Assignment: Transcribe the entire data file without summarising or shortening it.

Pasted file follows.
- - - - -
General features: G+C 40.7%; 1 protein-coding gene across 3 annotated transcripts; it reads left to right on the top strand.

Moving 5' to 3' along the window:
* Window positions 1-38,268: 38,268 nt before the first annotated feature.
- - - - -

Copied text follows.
General features: G+C 40.7%; 1 protein-coding gene across 3 annotated transcripts; it reads left to right on the top strand.

Moving 5' to 3' along the window:
* Window positions 1-38,268: 38,268 nt before the first annotated feature.